amerpundit on July 17, 2007 at 5:01 PM

I am not a Ron Paul groupie either, but then again I am not naive enough to deny the possibility, however remote, that should the Coyote accidentally miss a critical turn with his rocket-powered skates, there is a distinct possibility that he will skate off the edge of a cliff and, after remaining suspended in mid-air for a second or so, plummet to the ground, where, upon impact, his body will crate a coyote-shaped crater.

Cartoons are replete with such instances.

John from WuzzaDem on July 17, 2007 at 5:09 PM

note on that site, “*Note: These statistics include the contributions of employees who recorded or indicated their military branch. Contributions where no employer was specified were naturally not included.”

when you look at donations were they did not indicate employer Paul recieved $100. So many of his supporters are marking of ‘military’, i think we need some investigative journalism here. I want a list of the ‘military’ names giving money to ron paul.

absolute moral authority

jp on July 17, 2007 at 5:18 PM

If he doesn’t drive you crazy maybe you should go see a psychologist, cause you may already be there, which would explain why he doesn’t drive you crazy.

doriangrey on July 17, 2007 at 3:11 PM

No need. I’m a case hardened guy that has seen it all. It would take more than Ron Paul to drive me crazy. Maybe President Ron Paul would do it.

saiga on July 17, 2007 at 5:22 PM

my emotions about Ron Raul come not from the man himself but from the fact that troofers support him and he seems to openly welcome and endorse that support.

Now troofers do make me emotional. They piss me off. They highly piss me off. Everytime they open their mouth they insult and belittle the memories of the over 3000 who died and the pain of their families. So yeah, to me Ron Paul getting support from those foul disgusting degenerates is much much different to me then say, republicans getting support from evangelicals.

And the fact that Ron Paul refuses to denounce them makes him worthy of all ridicule and disgust, no matter what his stance on the ‘issues’.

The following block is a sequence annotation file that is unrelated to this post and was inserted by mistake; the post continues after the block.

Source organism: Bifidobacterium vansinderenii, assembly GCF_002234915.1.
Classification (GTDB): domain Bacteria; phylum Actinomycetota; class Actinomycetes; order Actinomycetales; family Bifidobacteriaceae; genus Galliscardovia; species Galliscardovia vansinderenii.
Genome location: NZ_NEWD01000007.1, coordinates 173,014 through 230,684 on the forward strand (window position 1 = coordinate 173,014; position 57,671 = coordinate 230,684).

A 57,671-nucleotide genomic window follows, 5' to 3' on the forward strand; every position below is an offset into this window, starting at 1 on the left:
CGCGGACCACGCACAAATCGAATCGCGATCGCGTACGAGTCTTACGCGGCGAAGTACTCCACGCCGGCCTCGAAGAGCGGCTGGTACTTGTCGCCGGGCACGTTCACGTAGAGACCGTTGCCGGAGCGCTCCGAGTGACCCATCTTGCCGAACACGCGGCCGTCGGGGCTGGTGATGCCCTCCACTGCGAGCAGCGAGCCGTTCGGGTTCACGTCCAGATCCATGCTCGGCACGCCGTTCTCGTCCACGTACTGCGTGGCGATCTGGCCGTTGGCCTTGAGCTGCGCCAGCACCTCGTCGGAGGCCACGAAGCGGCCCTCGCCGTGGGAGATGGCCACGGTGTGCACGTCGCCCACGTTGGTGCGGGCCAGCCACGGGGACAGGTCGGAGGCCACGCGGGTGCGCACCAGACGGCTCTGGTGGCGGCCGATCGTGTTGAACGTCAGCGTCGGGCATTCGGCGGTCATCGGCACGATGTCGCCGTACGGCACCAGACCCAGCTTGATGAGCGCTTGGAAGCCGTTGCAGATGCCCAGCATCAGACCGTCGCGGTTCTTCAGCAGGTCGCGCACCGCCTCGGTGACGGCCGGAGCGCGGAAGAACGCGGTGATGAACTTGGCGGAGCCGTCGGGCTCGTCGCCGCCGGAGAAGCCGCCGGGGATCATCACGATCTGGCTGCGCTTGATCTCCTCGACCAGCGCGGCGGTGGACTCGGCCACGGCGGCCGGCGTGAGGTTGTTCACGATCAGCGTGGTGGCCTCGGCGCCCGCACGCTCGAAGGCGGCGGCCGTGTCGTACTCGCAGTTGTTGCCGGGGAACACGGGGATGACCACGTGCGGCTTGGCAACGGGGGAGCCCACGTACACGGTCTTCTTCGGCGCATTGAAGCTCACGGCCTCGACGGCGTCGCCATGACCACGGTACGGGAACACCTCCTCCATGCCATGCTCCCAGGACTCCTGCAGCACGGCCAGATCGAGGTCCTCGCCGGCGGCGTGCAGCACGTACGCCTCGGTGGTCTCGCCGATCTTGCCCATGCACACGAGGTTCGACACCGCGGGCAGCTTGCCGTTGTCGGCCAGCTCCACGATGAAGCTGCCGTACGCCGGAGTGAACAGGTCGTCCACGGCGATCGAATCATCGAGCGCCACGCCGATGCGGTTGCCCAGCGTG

k i’ll try to calm down now

Keli on July 17, 2007 at 5:26 PM

Keli on July 17, 2007 at 5:26 PM

exactly

jp on July 17, 2007 at 5:35 PM

At least Perot was entertaining. Paul and the Paulnuts just aren’t doing it for me so far.

Jim Treacher on July 17, 2007 at 6:04 PM

Why does every reporter now have to make a speech before asking a simple question.
Do you think there is validity in a “Gulf of Tonkin” action with the current administration?

right2bright on July 17, 2007 at 6:07 PM

Can you either quantify or qualify how Paul’s pandering to the truther or pseudo-truther base is any worse/different than many Republican’s pandering to the evangelical “left behind”, last days on earth crowd?

tad on July 17, 2007 at 4:48 PM

This is why logic should be taught in school. You shouldn’t have skipped class tad.

right2bright on July 17, 2007 at 6:08 PM

This is why logic should be taught in school. You shouldn’t have skipped class tad.

Apparently, you missed grammar class. In the English language, names in the form of a direct address are set off by the use of a comma.

tad on July 17, 2007 at 6:18 PM

tad on July 17, 2007 at 6:18 PM

You also missed the class on HA etiquette, it is the idea that is important, not the grammar. Read all the blogs the last two or three weeks and you will find one statement regarding grammar…yours.

The other blogs diss people because they just don’t know any grammer or speling. We diss blogs on ideas…get it? Now that was two classes you failed.

right2bright on July 17, 2007 at 6:48 PM